In the post–cold war world the stated general goals of United States foreign policy—development, democracy, and security—are congruent with those of African peoples. When deciding how best to achieve these widely endorsed goals, however, a chasm emerges between perspectives crafted purely in the American foreign policy arena and those rooted in African realities.
America and Africa: Beyond the Double Standard
William Minter is the senior research fellow at the Africa Policy Information Center in Washington, D.C. This essay, which expresses the author's personal views and does not necessarily reflect the positions of APIC, is adapted from “The United States and Africa: Starting Points for a New Policy Framework,” in Global Focus: U.S. Foreign Policy at the Turn of the Millennium (New York: St. Martin's, 2000).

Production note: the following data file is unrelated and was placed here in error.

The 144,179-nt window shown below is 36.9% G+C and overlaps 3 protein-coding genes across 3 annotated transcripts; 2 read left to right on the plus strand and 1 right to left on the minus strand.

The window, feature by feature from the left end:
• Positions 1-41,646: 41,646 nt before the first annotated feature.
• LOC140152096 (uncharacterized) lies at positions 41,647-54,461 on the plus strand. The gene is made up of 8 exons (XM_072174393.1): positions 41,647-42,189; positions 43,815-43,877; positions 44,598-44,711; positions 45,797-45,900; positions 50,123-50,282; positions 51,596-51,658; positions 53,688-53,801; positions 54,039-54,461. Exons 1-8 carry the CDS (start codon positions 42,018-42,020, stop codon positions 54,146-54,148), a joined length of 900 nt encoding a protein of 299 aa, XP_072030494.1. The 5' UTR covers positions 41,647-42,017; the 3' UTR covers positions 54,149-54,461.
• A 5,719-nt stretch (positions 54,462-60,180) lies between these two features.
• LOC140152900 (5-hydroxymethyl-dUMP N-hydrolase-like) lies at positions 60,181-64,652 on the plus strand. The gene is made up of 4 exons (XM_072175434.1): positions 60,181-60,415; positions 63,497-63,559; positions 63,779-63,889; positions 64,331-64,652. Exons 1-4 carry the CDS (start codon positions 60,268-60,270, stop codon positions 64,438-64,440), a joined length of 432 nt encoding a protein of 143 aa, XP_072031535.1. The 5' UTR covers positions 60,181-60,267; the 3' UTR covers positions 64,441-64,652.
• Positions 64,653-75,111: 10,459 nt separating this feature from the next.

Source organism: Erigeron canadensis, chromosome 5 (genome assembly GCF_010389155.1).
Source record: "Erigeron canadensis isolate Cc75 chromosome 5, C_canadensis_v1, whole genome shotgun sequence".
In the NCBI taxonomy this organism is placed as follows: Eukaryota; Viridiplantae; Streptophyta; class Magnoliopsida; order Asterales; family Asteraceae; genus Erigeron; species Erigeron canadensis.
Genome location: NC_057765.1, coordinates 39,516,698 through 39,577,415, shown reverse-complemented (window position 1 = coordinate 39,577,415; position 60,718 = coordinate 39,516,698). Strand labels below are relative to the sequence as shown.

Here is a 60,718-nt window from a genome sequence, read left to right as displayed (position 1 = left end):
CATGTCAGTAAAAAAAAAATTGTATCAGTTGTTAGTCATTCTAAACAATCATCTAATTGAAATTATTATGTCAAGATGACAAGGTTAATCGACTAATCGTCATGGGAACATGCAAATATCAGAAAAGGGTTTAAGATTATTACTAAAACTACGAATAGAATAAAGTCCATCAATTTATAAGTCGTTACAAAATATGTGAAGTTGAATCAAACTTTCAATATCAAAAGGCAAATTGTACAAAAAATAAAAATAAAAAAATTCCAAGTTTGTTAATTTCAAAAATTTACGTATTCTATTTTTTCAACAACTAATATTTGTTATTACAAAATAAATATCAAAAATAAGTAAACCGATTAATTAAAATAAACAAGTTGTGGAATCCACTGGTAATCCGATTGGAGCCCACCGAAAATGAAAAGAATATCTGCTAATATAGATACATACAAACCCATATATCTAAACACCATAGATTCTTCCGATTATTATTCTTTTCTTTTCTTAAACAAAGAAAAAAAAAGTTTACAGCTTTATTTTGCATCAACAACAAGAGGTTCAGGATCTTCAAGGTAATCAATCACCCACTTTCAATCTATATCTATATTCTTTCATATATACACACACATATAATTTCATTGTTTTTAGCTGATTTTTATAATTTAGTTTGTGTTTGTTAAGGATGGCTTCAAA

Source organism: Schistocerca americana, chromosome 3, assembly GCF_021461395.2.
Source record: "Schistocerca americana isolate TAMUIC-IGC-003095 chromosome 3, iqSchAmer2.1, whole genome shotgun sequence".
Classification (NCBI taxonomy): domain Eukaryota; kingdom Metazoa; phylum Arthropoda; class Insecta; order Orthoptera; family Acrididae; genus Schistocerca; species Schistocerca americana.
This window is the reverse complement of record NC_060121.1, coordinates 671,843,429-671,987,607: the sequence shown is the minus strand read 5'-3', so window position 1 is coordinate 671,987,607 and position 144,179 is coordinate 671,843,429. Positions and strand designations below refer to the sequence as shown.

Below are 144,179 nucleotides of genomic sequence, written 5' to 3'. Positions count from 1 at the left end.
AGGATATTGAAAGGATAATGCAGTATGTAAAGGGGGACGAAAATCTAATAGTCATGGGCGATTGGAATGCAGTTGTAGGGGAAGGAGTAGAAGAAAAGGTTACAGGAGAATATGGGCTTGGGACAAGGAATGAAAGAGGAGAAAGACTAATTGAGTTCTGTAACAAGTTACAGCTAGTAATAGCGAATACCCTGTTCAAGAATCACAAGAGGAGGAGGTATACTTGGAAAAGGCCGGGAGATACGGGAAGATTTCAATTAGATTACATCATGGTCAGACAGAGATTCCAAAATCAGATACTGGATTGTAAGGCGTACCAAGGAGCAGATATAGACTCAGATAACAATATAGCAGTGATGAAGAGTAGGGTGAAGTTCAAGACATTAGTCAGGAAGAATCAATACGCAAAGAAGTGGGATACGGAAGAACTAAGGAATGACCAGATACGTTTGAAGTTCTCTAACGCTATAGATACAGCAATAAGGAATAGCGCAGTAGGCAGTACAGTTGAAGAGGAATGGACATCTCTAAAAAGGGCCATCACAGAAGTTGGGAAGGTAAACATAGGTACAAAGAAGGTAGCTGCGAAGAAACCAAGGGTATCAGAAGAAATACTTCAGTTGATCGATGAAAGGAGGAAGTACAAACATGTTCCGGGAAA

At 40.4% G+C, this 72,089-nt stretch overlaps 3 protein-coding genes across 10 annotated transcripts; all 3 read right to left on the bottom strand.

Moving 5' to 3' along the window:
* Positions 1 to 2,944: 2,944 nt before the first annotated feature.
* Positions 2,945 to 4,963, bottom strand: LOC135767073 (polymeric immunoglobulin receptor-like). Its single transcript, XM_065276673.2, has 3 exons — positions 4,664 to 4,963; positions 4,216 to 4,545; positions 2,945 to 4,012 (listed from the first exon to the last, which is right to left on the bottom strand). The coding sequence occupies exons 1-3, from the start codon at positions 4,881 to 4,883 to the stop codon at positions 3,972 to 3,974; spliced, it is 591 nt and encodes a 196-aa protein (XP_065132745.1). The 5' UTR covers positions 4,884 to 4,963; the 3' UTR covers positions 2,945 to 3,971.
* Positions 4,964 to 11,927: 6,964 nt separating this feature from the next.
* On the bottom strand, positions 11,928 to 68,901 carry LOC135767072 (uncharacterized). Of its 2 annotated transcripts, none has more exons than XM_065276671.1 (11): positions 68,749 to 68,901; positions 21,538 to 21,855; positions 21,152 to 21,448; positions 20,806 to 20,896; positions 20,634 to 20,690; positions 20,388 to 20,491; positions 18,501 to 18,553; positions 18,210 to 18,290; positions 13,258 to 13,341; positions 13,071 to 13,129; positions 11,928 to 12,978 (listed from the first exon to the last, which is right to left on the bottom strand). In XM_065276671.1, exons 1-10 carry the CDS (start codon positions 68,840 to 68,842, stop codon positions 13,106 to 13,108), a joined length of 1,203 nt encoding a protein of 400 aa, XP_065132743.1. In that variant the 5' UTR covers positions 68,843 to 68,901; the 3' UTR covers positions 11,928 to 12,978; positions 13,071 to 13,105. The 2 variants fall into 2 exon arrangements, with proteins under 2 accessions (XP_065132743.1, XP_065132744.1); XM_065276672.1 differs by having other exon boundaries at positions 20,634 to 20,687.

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William Minter; America and Africa: Beyond the Double Standard. Current History 1 May 2000; 99 (637): 200–210. doi: https://doi.org/10.1525/curh.2000.99.637.200
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